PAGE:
Employer does not offer a 401k or IRA program. I feel downright embarrassed about my financial flubs so far. I realize that I'm on the younger end of the mustachian scale and have had very unique career opportunities for someone by age; I just can't help but feel overwhelmed by how much I've screwed up to this point. 

At the moment, I'm gearing up to jump career ships with my current CEO and begin a new business venture. This likely looks like me choosing to take a lower salary (probably in the realm of what I was making when I started my career). I'm trying to refine my expenses and lifestyle so that I can maintain my savings despite a lower salary. Also, I am trying to build a safety net in case sh*t hits the fan. I have probably about 1 year to make the transition. 

Gross Salary
  • $60,000 / yr
  • $5,000 / mo

Pre-Tax Deductions
  • Medical - $44.88

AGI
  • $4955.12 / mo

Taxes
  • Disability Tax - $42.24
  • Federal Withholding - $607.98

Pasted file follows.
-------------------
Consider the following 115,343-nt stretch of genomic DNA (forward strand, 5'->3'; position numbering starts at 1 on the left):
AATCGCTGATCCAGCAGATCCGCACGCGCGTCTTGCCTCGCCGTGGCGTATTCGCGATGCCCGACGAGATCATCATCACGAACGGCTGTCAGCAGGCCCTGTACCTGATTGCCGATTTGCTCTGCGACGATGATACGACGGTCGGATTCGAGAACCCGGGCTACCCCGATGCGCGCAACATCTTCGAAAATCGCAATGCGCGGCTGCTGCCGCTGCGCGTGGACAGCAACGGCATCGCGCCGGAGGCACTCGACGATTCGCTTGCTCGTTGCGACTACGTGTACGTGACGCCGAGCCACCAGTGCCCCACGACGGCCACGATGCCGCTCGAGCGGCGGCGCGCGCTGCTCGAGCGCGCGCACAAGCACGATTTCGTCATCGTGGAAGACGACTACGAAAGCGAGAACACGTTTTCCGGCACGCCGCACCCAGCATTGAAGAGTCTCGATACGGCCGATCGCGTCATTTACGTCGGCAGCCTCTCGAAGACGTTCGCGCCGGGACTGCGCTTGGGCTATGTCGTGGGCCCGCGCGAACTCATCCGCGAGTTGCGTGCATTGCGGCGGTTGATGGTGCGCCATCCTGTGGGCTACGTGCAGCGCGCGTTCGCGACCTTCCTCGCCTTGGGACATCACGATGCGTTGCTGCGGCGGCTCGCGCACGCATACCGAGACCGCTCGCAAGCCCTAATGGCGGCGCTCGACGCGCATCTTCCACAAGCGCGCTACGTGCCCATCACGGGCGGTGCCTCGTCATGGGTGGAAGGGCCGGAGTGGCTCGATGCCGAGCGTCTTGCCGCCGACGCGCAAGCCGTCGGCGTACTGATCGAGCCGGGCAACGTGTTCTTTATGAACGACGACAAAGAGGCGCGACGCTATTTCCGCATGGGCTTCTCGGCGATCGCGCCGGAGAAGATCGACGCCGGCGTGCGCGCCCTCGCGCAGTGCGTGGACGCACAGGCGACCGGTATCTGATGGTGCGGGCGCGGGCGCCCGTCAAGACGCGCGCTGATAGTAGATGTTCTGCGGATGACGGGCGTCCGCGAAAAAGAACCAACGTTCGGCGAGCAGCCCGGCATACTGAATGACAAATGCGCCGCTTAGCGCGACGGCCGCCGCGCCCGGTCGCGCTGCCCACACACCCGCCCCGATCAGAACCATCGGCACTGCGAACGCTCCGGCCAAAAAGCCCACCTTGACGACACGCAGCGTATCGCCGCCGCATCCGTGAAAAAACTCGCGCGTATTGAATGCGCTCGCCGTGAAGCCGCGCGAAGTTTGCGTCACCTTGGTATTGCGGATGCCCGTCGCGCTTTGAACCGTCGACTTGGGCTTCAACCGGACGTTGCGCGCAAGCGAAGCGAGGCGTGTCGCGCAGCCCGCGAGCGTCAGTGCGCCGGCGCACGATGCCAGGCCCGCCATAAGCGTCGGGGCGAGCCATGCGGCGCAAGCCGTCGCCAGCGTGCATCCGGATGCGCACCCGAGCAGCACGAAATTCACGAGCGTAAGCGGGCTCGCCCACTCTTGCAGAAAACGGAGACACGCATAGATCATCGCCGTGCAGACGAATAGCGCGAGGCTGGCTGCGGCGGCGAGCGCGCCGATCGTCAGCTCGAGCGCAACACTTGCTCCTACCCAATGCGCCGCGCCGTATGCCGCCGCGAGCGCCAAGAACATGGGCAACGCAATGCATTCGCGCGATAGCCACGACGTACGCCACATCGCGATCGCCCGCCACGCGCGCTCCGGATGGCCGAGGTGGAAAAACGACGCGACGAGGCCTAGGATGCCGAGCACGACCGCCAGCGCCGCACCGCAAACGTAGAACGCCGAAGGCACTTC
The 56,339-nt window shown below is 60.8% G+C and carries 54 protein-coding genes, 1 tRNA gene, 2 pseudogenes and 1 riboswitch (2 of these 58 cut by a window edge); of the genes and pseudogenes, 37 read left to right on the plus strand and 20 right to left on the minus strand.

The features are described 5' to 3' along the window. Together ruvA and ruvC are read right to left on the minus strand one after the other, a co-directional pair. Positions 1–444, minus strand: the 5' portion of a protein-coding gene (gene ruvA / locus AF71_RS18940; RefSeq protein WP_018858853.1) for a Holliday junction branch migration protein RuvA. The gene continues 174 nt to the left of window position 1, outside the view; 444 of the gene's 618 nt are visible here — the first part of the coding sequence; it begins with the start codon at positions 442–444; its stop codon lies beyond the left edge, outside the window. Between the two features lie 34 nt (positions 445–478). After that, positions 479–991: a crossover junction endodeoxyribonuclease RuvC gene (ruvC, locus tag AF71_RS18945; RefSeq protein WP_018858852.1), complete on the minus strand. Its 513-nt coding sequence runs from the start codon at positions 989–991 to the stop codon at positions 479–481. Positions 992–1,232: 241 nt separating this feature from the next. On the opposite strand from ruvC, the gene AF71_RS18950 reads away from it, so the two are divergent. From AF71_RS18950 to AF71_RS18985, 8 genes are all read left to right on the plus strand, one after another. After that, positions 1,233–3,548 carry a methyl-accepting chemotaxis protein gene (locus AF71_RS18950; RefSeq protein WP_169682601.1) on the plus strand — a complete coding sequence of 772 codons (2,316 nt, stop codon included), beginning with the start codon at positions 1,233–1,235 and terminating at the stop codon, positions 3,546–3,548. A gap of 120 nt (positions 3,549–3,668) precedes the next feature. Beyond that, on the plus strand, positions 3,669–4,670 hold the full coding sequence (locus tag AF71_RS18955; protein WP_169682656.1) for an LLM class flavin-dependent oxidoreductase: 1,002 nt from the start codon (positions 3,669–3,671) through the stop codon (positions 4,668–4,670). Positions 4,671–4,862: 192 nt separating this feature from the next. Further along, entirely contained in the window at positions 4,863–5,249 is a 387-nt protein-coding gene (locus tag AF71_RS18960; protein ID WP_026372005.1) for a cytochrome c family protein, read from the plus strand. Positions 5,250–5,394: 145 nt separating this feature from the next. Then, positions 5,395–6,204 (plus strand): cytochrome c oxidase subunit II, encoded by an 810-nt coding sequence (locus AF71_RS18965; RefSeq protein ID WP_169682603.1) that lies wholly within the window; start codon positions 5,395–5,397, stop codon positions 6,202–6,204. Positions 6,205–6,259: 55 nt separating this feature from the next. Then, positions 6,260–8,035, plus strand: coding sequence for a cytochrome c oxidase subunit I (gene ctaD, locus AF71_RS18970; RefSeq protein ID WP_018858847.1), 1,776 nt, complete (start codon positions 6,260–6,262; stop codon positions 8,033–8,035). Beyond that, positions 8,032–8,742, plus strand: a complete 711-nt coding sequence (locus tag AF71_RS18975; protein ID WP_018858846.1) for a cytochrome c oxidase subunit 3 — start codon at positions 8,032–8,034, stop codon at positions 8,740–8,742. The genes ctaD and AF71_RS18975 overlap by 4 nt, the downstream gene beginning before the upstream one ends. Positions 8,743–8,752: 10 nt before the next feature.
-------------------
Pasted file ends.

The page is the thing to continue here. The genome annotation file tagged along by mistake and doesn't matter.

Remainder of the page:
• FICA - $292.92
  • Medical FICA - $68.04
  • State - $197.84

Net Income
$3,613.40 / mo

Current Monthly Expenditures
Rent / Living
  • Rent - $1,164.52 (My share of a $2,357 apartment)
  • Rental Insurance - $16.83 (Paid $202/yr lump payment to avoid $5 transaction fee each month)
  • Internet - $45
  • Utilities (PGE) - $60

Auto / Transportation
  • Auto Insurance - $93
  • Motorcycle Insurance - $85
  • Gas - $200
  • Maintenance, other - $130
Food / Dining
  • Alcohol/Bars - $102 « Face punch; damn, this gets out of hand quickly
  • Restaurants - $90 « Face punch
  • Fast Food - $43 « Aiming for $0 Fast Food next month
  • Groceries - $80 « Aiming for higher grocery bill and lower restaurant
  • Snacks & Beverages - $17

Entertainment
  • Spotify Subscription - $10 « Very worth it. I listen to music damn near 16 hours/day. Cheaper than buying music constantly

Clothing / Personal Care
  • Clothing - $10
  • Hair Cut - $20
  • SPOT GPS Subscription - $16 « Emergency GPS beacon (I am very active outdoors)